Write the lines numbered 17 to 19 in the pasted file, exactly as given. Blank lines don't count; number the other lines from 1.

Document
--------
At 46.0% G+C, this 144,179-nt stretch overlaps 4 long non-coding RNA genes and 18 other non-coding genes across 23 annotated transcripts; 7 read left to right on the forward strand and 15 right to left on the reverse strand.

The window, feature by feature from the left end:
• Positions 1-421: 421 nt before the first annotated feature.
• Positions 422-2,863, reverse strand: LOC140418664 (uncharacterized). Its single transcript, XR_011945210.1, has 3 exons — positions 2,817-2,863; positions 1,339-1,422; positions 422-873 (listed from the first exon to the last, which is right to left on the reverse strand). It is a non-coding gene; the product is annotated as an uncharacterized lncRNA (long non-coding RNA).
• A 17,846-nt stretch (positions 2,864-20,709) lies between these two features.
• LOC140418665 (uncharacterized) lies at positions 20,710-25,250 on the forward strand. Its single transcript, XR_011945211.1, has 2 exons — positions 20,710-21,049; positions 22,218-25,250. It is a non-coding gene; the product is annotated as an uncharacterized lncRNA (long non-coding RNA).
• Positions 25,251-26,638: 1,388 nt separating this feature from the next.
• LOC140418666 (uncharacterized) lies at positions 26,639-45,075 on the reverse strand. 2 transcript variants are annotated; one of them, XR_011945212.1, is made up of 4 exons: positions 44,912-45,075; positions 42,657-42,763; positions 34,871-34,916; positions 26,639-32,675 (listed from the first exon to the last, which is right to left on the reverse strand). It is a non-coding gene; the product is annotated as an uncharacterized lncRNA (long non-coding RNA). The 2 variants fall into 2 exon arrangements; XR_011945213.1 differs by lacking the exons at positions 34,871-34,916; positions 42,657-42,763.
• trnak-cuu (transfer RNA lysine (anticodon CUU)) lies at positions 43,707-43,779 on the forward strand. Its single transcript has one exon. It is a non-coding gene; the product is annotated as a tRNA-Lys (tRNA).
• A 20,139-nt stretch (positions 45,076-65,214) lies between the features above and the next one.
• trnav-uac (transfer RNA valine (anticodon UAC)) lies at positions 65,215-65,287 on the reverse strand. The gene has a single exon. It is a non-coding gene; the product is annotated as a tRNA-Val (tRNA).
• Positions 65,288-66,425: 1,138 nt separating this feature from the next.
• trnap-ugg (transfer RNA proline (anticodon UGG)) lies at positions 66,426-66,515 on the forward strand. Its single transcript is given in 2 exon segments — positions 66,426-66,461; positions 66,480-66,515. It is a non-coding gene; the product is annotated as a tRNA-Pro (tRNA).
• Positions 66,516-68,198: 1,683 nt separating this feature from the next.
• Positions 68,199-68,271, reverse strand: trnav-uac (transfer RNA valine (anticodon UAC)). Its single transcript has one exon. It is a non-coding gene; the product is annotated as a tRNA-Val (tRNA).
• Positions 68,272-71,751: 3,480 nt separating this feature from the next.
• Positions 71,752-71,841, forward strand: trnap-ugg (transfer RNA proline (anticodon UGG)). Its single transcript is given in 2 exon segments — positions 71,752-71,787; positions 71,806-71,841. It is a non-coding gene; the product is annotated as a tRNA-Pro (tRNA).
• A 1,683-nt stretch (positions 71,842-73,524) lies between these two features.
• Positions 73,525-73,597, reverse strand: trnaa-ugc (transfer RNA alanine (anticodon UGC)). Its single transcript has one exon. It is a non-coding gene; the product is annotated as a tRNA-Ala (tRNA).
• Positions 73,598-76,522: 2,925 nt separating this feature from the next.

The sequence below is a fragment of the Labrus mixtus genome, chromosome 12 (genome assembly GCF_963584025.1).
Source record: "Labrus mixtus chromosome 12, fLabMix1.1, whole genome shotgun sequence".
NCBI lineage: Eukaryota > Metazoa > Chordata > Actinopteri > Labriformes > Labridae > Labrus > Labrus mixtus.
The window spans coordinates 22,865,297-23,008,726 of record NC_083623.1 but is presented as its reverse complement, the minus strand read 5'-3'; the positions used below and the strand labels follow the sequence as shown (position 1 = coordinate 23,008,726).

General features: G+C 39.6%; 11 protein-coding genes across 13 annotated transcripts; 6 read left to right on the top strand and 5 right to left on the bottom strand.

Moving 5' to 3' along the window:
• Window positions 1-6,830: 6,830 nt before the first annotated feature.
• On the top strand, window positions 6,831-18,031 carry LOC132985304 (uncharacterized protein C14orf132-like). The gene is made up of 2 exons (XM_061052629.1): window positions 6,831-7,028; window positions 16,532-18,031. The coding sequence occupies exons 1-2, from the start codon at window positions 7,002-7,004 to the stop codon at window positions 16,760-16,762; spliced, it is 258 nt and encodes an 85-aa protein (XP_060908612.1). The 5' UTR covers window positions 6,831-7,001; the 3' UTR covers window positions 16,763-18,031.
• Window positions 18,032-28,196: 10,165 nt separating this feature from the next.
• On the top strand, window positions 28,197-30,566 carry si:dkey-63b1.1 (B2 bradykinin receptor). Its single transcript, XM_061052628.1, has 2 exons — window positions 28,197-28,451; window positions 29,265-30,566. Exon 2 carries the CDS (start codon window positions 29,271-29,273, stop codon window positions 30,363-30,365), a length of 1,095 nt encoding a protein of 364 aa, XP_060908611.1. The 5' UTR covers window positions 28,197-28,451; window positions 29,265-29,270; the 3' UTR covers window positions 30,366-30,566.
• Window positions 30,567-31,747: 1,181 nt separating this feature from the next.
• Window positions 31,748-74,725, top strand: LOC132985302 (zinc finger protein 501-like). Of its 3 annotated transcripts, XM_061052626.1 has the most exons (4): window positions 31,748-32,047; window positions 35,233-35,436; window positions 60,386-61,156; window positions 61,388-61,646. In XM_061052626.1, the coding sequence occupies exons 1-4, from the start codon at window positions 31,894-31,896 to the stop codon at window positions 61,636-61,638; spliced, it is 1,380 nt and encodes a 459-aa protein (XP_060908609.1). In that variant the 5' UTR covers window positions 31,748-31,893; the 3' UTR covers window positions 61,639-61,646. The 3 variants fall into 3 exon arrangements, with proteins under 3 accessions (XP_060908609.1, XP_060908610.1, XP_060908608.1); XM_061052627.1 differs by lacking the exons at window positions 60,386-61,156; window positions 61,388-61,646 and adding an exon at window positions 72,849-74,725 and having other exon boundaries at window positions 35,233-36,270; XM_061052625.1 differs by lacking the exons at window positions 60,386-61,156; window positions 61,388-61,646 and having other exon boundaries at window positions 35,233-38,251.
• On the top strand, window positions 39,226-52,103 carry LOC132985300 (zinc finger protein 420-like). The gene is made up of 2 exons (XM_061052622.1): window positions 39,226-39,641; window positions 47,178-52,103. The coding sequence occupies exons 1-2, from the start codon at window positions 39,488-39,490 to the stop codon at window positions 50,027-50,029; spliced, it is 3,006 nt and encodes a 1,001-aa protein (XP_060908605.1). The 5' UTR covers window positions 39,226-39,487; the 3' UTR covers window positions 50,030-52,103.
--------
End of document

• Positions 71,752-71,841, forward strand: trnap-ugg (transfer RNA proline (anticodon UGG)). Its single transcript is given in 2 exon segments — positions 71,752-71,787; positions 71,806-71,841. It is a non-coding gene; the product is annotated as a tRNA-Pro (tRNA).
• A 1,683-nt stretch (positions 71,842-73,524) lies between these two features.
• Positions 73,525-73,597, reverse strand: trnaa-ugc (transfer RNA alanine (anticodon UGC)). Its single transcript has one exon. It is a non-coding gene; the product is annotated as a tRNA-Ala (tRNA).